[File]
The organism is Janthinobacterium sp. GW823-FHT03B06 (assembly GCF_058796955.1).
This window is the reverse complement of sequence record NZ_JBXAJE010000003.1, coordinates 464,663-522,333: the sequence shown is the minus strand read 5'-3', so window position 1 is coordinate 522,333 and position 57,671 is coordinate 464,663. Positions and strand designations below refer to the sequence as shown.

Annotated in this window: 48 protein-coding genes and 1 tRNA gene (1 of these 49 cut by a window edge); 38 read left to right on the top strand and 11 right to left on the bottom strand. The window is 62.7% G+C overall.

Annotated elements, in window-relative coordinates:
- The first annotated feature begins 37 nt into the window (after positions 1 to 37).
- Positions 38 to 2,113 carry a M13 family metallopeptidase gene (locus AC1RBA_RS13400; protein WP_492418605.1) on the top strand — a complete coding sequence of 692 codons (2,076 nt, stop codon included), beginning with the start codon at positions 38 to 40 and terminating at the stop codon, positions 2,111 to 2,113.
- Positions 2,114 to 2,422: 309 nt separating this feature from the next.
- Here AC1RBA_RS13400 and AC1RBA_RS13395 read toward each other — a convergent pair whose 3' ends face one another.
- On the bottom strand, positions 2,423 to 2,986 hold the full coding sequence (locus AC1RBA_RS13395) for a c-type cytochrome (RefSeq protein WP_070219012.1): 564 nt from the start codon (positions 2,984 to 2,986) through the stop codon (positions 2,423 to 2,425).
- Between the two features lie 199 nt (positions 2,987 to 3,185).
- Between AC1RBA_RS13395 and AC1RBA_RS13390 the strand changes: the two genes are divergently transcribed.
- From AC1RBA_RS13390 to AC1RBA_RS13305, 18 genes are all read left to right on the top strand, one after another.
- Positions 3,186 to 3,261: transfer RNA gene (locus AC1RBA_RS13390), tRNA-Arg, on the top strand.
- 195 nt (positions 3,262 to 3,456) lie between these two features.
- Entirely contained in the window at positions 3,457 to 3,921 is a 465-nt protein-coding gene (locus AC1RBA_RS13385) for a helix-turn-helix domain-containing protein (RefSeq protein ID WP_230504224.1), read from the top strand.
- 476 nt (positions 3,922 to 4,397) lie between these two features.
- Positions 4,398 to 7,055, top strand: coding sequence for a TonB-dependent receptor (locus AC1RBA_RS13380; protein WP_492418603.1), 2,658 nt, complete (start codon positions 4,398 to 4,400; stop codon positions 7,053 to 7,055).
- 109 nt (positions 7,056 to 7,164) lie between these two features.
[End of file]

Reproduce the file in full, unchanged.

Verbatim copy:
The organism is Janthinobacterium sp. GW823-FHT03B06 (assembly GCF_058796955.1).
This window is the reverse complement of sequence record NZ_JBXAJE010000003.1, coordinates 464,663-522,333: the sequence shown is the minus strand read 5'-3', so window position 1 is coordinate 522,333 and position 57,671 is coordinate 464,663. Positions and strand designations below refer to the sequence as shown.

Annotated in this window: 48 protein-coding genes and 1 tRNA gene (1 of these 49 cut by a window edge); 38 read left to right on the top strand and 11 right to left on the bottom strand. The window is 62.7% G+C overall.

Annotated elements, in window-relative coordinates:
- The first annotated feature begins 37 nt into the window (after positions 1 to 37).
- Positions 38 to 2,113 carry a M13 family metallopeptidase gene (locus AC1RBA_RS13400; protein WP_492418605.1) on the top strand — a complete coding sequence of 692 codons (2,076 nt, stop codon included), beginning with the start codon at positions 38 to 40 and terminating at the stop codon, positions 2,111 to 2,113.
- Positions 2,114 to 2,422: 309 nt separating this feature from the next.
- Here AC1RBA_RS13400 and AC1RBA_RS13395 read toward each other — a convergent pair whose 3' ends face one another.
- On the bottom strand, positions 2,423 to 2,986 hold the full coding sequence (locus AC1RBA_RS13395) for a c-type cytochrome (RefSeq protein WP_070219012.1): 564 nt from the start codon (positions 2,984 to 2,986) through the stop codon (positions 2,423 to 2,425).
- Between the two features lie 199 nt (positions 2,987 to 3,185).
- Between AC1RBA_RS13395 and AC1RBA_RS13390 the strand changes: the two genes are divergently transcribed.
- From AC1RBA_RS13390 to AC1RBA_RS13305, 18 genes are all read left to right on the top strand, one after another.
- Positions 3,186 to 3,261: transfer RNA gene (locus AC1RBA_RS13390), tRNA-Arg, on the top strand.
- 195 nt (positions 3,262 to 3,456) lie between these two features.
- Entirely contained in the window at positions 3,457 to 3,921 is a 465-nt protein-coding gene (locus AC1RBA_RS13385) for a helix-turn-helix domain-containing protein (RefSeq protein ID WP_230504224.1), read from the top strand.
- 476 nt (positions 3,922 to 4,397) lie between these two features.
- Positions 4,398 to 7,055, top strand: coding sequence for a TonB-dependent receptor (locus AC1RBA_RS13380; protein WP_492418603.1), 2,658 nt, complete (start codon positions 4,398 to 4,400; stop codon positions 7,053 to 7,055).
- 109 nt (positions 7,056 to 7,164) lie between these two features.